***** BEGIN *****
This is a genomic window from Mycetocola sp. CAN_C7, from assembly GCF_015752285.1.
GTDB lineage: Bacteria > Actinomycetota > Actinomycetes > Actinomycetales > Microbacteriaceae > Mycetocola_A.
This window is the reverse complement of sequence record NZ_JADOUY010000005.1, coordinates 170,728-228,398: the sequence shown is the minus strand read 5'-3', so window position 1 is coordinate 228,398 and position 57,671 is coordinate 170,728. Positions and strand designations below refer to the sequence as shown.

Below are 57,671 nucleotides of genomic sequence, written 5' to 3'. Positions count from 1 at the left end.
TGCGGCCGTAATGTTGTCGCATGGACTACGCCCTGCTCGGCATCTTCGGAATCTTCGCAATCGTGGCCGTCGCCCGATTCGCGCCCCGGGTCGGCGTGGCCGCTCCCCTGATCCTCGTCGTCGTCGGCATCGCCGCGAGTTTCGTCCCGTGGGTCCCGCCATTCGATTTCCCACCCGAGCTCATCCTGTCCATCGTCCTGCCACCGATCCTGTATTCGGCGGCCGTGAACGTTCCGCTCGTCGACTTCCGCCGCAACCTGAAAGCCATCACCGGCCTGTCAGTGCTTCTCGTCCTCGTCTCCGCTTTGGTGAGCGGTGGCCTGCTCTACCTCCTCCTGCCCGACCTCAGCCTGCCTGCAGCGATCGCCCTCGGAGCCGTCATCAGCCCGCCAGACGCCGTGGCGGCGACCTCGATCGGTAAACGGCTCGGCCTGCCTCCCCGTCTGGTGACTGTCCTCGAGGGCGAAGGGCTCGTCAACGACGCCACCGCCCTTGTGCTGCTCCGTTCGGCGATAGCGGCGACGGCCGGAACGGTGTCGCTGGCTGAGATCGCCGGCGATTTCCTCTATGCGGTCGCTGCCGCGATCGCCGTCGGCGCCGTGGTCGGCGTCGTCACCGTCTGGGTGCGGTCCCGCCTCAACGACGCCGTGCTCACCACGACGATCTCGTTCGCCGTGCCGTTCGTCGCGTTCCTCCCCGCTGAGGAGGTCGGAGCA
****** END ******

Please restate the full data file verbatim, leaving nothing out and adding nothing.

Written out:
This is a genomic window from Mycetocola sp. CAN_C7, from assembly GCF_015752285.1.
GTDB lineage: Bacteria > Actinomycetota > Actinomycetes > Actinomycetales > Microbacteriaceae > Mycetocola_A.
This window is the reverse complement of sequence record NZ_JADOUY010000005.1, coordinates 170,728-228,398: the sequence shown is the minus strand read 5'-3', so window position 1 is coordinate 228,398 and position 57,671 is coordinate 170,728. Positions and strand designations below refer to the sequence as shown.

Below are 57,671 nucleotides of genomic sequence, written 5' to 3'. Positions count from 1 at the left end.
TGCGGCCGTAATGTTGTCGCATGGACTACGCCCTGCTCGGCATCTTCGGAATCTTCGCAATCGTGGCCGTCGCCCGATTCGCGCCCCGGGTCGGCGTGGCCGCTCCCCTGATCCTCGTCGTCGTCGGCATCGCCGCGAGTTTCGTCCCGTGGGTCCCGCCATTCGATTTCCCACCCGAGCTCATCCTGTCCATCGTCCTGCCACCGATCCTGTATTCGGCGGCCGTGAACGTTCCGCTCGTCGACTTCCGCCGCAACCTGAAAGCCATCACCGGCCTGTCAGTGCTTCTCGTCCTCGTCTCCGCTTTGGTGAGCGGTGGCCTGCTCTACCTCCTCCTGCCCGACCTCAGCCTGCCTGCAGCGATCGCCCTCGGAGCCGTCATCAGCCCGCCAGACGCCGTGGCGGCGACCTCGATCGGTAAACGGCTCGGCCTGCCTCCCCGTCTGGTGACTGTCCTCGAGGGCGAAGGGCTCGTCAACGACGCCACCGCCCTTGTGCTGCTCCGTTCGGCGATAGCGGCGACGGCCGGAACGGTGTCGCTGGCTGAGATCGCCGGCGATTTCCTCTATGCGGTCGCTGCCGCGATCGCCGTCGGCGCCGTGGTCGGCGTCGTCACCGTCTGGGTGCGGTCCCGCCTCAACGACGCCGTGCTCACCACGACGATCTCGTTCGCCGTGCCGTTCGTCGCGTTCCTCCCCGCTGAGGAGGTCGGAGCA